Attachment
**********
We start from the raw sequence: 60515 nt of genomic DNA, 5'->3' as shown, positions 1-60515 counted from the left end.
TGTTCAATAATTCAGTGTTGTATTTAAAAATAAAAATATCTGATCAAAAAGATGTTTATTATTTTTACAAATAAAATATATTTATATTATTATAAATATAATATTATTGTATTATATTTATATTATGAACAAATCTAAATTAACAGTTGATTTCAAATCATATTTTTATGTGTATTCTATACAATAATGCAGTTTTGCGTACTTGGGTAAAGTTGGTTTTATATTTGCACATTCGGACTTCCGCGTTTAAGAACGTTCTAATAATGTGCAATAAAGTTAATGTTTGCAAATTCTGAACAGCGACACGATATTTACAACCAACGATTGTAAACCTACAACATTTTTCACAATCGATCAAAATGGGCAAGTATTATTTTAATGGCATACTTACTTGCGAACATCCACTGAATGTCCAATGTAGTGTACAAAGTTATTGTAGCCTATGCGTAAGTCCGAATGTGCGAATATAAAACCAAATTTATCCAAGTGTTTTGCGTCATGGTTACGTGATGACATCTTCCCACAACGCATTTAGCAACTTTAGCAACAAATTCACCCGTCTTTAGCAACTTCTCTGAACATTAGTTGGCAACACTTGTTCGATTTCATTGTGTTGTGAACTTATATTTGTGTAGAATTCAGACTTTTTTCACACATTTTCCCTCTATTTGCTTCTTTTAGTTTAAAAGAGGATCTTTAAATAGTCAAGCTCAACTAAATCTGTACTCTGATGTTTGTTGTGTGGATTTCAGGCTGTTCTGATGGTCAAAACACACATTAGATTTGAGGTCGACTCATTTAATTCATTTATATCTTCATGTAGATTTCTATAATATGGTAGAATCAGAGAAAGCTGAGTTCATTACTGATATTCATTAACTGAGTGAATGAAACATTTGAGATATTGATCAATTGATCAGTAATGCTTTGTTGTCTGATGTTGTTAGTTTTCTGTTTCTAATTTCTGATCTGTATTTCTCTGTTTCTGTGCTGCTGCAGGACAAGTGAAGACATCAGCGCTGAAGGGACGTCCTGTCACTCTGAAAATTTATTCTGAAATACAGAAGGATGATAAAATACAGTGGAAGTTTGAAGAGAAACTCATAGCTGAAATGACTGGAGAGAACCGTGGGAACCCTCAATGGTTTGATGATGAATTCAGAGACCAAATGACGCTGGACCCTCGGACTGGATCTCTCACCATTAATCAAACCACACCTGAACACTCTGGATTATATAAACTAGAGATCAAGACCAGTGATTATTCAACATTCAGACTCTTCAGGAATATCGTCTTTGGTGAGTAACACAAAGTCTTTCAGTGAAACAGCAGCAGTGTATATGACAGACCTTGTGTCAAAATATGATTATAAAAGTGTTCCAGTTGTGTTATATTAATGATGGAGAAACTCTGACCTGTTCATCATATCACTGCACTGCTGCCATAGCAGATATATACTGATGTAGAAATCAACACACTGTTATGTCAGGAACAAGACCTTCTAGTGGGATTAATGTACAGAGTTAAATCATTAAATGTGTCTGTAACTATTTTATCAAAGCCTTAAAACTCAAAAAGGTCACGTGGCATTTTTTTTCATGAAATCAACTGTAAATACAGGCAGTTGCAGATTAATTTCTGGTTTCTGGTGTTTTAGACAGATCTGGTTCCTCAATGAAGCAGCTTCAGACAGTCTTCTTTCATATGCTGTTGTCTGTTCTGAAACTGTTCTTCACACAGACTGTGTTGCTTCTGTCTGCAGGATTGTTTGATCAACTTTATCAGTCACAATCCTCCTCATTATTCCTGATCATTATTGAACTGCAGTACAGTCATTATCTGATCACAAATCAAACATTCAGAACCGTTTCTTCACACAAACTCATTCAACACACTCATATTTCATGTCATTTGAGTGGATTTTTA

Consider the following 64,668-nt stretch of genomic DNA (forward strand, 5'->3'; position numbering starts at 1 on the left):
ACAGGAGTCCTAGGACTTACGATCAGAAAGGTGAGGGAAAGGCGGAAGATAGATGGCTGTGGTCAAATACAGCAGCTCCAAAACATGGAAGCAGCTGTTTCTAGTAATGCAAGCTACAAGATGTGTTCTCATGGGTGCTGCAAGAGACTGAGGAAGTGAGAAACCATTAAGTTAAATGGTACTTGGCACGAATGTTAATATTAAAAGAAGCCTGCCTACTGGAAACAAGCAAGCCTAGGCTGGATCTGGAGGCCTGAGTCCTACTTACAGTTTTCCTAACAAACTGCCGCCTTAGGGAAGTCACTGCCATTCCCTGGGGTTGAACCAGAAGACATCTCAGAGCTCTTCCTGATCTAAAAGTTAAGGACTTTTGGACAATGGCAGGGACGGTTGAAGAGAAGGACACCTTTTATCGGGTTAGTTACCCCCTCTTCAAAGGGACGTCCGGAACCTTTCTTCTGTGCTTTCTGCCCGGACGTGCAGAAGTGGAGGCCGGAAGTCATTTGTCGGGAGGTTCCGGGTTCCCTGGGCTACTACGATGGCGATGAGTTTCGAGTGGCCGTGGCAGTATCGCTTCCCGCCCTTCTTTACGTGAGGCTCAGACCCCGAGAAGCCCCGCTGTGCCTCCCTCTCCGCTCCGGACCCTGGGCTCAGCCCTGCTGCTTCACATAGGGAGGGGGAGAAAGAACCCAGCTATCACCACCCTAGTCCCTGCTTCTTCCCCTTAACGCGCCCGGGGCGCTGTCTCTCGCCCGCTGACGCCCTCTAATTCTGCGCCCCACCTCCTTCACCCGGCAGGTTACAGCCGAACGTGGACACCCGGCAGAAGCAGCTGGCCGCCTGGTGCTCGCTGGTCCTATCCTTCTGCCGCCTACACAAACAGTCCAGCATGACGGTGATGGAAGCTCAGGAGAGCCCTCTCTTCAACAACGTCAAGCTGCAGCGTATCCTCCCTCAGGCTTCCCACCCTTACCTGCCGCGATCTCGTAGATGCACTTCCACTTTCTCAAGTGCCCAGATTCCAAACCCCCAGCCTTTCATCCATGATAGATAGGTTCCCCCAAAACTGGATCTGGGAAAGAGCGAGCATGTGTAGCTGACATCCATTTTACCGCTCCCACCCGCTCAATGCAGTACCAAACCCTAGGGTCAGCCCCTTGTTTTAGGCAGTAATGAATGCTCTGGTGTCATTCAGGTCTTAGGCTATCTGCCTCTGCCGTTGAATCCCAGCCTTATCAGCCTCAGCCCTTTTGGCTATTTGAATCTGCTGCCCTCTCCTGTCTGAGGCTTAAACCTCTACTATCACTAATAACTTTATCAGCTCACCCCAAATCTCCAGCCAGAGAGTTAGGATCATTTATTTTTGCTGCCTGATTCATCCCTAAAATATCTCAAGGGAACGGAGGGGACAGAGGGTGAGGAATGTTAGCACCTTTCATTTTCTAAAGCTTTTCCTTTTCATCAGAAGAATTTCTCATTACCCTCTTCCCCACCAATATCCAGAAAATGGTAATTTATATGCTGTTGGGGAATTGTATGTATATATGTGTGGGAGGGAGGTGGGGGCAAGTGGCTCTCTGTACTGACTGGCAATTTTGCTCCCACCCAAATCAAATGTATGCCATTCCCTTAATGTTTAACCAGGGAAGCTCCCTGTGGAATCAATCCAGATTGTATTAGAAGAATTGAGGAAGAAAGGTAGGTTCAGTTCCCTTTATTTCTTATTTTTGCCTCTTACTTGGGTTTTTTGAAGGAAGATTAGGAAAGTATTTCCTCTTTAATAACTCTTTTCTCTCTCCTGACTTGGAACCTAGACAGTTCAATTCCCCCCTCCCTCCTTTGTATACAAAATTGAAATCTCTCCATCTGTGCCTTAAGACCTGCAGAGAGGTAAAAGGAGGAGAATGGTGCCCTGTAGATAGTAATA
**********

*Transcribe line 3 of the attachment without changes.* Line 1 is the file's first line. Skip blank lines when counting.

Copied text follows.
Consider the following 64,668-nt stretch of genomic DNA (forward strand, 5'->3'; position numbering starts at 1 on the left):